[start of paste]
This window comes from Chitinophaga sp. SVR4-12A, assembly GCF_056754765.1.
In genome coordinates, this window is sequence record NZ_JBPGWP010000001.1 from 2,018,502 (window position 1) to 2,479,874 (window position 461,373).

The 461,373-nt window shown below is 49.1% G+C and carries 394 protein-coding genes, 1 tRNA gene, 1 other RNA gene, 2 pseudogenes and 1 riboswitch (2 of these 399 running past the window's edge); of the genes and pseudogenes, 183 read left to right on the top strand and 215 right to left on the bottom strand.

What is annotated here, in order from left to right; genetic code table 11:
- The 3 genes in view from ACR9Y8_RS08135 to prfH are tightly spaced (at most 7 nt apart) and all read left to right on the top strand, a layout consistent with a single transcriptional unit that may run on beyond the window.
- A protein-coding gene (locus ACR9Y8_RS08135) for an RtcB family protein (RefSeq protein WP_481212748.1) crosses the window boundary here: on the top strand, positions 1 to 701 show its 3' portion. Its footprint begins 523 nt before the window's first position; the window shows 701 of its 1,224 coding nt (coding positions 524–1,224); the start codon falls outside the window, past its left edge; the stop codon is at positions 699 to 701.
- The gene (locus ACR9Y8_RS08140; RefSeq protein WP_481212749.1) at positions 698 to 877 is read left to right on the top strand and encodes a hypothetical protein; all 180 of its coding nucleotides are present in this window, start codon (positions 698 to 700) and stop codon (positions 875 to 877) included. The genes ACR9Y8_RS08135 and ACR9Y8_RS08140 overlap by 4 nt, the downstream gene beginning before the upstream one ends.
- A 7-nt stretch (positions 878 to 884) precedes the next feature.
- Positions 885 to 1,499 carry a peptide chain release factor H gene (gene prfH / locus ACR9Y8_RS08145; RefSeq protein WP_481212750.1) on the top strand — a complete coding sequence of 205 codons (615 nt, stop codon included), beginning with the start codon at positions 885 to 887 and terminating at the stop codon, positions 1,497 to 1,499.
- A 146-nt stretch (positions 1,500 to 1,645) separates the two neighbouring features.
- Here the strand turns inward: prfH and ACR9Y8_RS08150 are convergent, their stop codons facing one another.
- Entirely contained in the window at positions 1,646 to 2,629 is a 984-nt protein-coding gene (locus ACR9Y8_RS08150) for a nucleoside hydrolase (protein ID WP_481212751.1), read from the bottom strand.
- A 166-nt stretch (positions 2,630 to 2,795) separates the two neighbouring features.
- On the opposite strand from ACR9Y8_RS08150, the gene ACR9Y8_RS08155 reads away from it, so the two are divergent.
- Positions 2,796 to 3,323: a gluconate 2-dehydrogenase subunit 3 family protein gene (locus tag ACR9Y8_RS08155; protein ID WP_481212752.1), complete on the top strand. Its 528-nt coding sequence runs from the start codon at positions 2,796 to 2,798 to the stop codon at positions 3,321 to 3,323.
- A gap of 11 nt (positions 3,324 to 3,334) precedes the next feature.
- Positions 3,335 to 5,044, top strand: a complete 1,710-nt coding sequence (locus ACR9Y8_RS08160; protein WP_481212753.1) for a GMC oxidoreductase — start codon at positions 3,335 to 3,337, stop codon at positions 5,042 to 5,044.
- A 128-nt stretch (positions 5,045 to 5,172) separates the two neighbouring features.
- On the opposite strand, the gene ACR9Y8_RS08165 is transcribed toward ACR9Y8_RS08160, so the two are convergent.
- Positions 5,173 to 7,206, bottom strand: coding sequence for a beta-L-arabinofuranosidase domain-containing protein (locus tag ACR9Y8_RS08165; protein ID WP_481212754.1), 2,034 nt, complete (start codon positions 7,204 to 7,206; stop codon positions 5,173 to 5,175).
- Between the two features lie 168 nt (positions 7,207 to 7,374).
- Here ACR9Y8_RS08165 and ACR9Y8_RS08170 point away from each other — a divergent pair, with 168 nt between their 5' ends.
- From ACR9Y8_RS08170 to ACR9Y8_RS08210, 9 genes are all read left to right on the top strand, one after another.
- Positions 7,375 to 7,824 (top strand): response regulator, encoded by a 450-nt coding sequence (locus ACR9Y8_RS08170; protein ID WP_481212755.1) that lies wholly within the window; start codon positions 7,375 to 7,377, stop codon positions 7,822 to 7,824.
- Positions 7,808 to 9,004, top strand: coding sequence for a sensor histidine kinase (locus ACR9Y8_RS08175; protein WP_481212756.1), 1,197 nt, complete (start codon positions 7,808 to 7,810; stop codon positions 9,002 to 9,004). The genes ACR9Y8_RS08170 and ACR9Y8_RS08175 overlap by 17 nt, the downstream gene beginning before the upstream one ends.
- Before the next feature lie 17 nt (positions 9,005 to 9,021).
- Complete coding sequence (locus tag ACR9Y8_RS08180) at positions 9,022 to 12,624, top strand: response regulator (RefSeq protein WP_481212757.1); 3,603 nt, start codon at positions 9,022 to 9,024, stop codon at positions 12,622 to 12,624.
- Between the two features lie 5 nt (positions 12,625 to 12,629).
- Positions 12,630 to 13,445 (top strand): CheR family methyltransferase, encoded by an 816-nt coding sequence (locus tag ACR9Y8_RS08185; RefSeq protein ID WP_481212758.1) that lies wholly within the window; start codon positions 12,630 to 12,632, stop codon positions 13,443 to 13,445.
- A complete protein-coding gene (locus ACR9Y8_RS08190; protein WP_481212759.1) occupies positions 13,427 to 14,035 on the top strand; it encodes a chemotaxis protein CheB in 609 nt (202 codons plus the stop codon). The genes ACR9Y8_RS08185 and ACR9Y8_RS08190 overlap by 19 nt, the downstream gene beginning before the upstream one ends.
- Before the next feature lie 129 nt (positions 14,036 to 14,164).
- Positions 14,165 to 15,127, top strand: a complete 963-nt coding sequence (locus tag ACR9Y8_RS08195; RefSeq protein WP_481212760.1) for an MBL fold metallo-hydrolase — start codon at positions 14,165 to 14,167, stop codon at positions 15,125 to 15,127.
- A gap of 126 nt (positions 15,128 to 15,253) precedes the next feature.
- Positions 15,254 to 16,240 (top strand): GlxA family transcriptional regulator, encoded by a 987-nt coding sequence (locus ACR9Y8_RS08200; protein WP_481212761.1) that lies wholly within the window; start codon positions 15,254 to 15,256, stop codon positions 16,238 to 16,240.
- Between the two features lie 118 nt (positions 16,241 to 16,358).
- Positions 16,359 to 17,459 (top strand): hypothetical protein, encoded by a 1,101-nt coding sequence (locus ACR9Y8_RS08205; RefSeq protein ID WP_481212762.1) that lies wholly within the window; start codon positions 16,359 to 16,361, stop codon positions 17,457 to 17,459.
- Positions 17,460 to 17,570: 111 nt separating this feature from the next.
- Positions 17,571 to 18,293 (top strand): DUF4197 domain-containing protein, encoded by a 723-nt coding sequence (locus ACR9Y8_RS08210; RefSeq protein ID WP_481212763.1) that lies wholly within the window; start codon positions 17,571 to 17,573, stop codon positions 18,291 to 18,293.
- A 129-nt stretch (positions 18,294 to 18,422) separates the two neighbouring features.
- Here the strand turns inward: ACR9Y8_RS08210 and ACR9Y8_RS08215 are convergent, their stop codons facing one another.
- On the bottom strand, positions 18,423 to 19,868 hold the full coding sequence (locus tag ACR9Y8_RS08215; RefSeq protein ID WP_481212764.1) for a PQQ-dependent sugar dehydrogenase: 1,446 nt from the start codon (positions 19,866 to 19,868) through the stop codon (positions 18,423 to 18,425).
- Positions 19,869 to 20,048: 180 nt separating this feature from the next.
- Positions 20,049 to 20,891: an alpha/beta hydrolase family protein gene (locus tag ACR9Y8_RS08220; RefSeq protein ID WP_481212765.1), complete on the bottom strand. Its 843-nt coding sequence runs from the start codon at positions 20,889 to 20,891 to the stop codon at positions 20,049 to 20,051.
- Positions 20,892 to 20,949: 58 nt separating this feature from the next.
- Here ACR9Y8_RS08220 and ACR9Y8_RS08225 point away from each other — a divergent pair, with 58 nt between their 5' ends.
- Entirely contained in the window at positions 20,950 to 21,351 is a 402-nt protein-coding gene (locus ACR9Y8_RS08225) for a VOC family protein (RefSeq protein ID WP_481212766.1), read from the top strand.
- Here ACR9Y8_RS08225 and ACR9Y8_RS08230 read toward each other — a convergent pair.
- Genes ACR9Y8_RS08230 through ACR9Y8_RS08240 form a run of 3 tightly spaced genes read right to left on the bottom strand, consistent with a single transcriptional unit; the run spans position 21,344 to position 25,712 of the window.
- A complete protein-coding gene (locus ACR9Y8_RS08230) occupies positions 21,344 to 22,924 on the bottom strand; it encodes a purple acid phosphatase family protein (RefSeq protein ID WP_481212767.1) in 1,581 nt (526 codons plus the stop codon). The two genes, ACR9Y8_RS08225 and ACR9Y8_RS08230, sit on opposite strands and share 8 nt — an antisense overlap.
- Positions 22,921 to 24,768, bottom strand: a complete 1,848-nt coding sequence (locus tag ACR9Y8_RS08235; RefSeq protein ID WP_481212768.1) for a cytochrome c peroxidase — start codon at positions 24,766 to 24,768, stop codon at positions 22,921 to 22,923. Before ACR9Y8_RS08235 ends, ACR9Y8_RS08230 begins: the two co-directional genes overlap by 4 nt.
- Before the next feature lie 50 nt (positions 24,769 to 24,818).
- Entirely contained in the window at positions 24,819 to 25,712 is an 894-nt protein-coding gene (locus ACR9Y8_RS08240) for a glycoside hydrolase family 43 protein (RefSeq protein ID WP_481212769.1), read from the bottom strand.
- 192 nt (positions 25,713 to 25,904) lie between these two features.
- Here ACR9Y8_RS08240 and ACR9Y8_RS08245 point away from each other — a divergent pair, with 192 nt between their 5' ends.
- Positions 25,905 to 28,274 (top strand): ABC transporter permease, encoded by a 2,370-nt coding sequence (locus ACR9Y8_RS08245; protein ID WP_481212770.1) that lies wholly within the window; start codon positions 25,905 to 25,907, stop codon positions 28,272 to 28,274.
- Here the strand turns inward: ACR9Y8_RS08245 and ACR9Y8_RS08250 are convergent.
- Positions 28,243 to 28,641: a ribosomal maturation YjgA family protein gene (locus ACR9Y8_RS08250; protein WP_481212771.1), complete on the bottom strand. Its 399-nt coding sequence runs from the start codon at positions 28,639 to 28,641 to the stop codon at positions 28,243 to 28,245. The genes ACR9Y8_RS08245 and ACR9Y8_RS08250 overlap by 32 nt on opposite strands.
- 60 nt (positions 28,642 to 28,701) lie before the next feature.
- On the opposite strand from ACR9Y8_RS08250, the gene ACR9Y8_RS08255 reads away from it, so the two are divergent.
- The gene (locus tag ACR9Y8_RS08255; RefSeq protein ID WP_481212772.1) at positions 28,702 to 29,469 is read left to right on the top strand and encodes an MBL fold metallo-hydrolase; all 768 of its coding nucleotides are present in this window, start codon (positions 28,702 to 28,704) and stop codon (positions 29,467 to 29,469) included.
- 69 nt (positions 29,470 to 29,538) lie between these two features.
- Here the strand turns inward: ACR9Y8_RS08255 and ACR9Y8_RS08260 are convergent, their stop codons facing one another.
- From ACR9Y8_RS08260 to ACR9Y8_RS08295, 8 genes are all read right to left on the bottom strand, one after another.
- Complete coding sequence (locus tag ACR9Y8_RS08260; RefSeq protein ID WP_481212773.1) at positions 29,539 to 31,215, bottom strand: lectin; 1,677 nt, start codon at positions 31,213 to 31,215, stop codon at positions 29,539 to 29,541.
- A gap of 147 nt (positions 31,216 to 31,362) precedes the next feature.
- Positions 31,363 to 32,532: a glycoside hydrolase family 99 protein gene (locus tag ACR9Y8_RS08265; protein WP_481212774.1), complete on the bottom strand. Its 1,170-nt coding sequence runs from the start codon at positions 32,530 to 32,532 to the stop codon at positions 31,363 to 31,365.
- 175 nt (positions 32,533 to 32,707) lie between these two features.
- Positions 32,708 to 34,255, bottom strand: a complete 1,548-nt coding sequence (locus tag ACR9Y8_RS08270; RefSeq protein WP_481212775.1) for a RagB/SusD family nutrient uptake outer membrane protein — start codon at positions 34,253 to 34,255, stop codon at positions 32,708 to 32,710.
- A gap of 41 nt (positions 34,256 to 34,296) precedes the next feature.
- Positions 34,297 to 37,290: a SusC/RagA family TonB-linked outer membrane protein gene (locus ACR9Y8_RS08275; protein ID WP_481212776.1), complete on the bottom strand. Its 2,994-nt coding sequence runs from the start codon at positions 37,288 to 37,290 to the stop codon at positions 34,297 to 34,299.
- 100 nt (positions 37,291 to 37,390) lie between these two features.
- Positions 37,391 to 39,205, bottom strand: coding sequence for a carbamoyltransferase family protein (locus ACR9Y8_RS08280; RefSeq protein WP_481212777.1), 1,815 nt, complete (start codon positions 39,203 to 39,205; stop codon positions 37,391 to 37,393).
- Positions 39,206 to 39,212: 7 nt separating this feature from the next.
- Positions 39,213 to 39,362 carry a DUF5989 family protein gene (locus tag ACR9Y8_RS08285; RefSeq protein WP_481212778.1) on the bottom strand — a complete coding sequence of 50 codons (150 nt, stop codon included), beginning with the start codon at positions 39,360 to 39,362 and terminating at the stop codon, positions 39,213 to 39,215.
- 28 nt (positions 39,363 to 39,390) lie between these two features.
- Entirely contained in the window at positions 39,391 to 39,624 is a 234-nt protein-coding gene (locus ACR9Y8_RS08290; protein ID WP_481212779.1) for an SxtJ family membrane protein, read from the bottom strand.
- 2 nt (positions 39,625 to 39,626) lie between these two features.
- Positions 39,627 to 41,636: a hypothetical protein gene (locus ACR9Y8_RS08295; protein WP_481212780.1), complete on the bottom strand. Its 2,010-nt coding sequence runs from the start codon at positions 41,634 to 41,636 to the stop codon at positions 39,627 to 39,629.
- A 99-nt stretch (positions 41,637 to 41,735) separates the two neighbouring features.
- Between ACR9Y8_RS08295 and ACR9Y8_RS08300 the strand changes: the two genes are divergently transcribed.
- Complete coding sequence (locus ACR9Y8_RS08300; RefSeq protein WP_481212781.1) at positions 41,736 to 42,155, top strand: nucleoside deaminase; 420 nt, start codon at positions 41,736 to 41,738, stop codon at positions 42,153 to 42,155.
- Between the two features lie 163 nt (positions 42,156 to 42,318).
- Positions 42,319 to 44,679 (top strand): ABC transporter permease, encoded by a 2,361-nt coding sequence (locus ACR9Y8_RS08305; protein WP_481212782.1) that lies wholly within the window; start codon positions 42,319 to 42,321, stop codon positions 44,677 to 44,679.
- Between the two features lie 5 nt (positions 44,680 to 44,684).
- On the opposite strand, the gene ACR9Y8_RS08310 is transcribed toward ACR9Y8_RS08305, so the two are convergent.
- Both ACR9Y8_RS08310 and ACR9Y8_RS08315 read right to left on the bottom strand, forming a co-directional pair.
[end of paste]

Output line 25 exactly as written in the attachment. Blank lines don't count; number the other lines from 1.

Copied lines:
- Positions 7,808 to 9,004, top strand: coding sequence for a sensor histidine kinase (locus ACR9Y8_RS08175; protein WP_481212756.1), 1,197 nt, complete (start codon positions 7,808 to 7,810; stop codon positions 9,002 to 9,004). The genes ACR9Y8_RS08170 and ACR9Y8_RS08175 overlap by 17 nt, the downstream gene beginning before the upstream one ends.